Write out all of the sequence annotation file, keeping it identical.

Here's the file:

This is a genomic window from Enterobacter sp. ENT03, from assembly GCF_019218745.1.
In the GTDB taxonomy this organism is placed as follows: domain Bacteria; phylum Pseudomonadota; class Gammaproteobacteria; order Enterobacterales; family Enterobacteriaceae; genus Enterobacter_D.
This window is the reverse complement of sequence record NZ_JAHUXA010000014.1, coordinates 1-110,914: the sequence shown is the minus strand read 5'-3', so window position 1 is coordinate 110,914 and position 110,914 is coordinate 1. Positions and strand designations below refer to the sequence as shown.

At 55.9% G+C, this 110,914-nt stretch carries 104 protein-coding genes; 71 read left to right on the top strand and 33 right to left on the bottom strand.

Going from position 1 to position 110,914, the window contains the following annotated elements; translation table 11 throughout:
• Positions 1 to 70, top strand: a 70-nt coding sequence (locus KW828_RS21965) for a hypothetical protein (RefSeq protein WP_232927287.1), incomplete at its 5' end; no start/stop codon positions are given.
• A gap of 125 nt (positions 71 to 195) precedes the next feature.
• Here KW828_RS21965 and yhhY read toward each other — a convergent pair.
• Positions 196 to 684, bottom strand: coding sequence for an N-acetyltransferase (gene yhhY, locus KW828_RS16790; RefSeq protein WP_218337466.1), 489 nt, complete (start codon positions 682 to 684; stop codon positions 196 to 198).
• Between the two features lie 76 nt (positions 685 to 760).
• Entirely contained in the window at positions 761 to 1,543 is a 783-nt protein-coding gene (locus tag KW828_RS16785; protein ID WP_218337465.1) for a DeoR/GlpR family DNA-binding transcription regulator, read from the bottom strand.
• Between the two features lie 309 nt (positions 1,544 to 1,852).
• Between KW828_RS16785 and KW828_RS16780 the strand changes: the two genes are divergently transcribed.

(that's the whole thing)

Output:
This is a genomic window from Enterobacter sp. ENT03, from assembly GCF_019218745.1.
In the GTDB taxonomy this organism is placed as follows: domain Bacteria; phylum Pseudomonadota; class Gammaproteobacteria; order Enterobacterales; family Enterobacteriaceae; genus Enterobacter_D.
This window is the reverse complement of sequence record NZ_JAHUXA010000014.1, coordinates 1-110,914: the sequence shown is the minus strand read 5'-3', so window position 1 is coordinate 110,914 and position 110,914 is coordinate 1. Positions and strand designations below refer to the sequence as shown.

At 55.9% G+C, this 110,914-nt stretch carries 104 protein-coding genes; 71 read left to right on the top strand and 33 right to left on the bottom strand.

Going from position 1 to position 110,914, the window contains the following annotated elements; translation table 11 throughout:
• Positions 1 to 70, top strand: a 70-nt coding sequence (locus KW828_RS21965) for a hypothetical protein (RefSeq protein WP_232927287.1), incomplete at its 5' end; no start/stop codon positions are given.
• A gap of 125 nt (positions 71 to 195) precedes the next feature.
• Here KW828_RS21965 and yhhY read toward each other — a convergent pair.
• Positions 196 to 684, bottom strand: coding sequence for an N-acetyltransferase (gene yhhY, locus KW828_RS16790; RefSeq protein WP_218337466.1), 489 nt, complete (start codon positions 682 to 684; stop codon positions 196 to 198).
• Between the two features lie 76 nt (positions 685 to 760).
• Entirely contained in the window at positions 761 to 1,543 is a 783-nt protein-coding gene (locus tag KW828_RS16785; protein ID WP_218337465.1) for a DeoR/GlpR family DNA-binding transcription regulator, read from the bottom strand.
• Between the two features lie 309 nt (positions 1,544 to 1,852).
• Between KW828_RS16785 and KW828_RS16780 the strand changes: the two genes are divergently transcribed.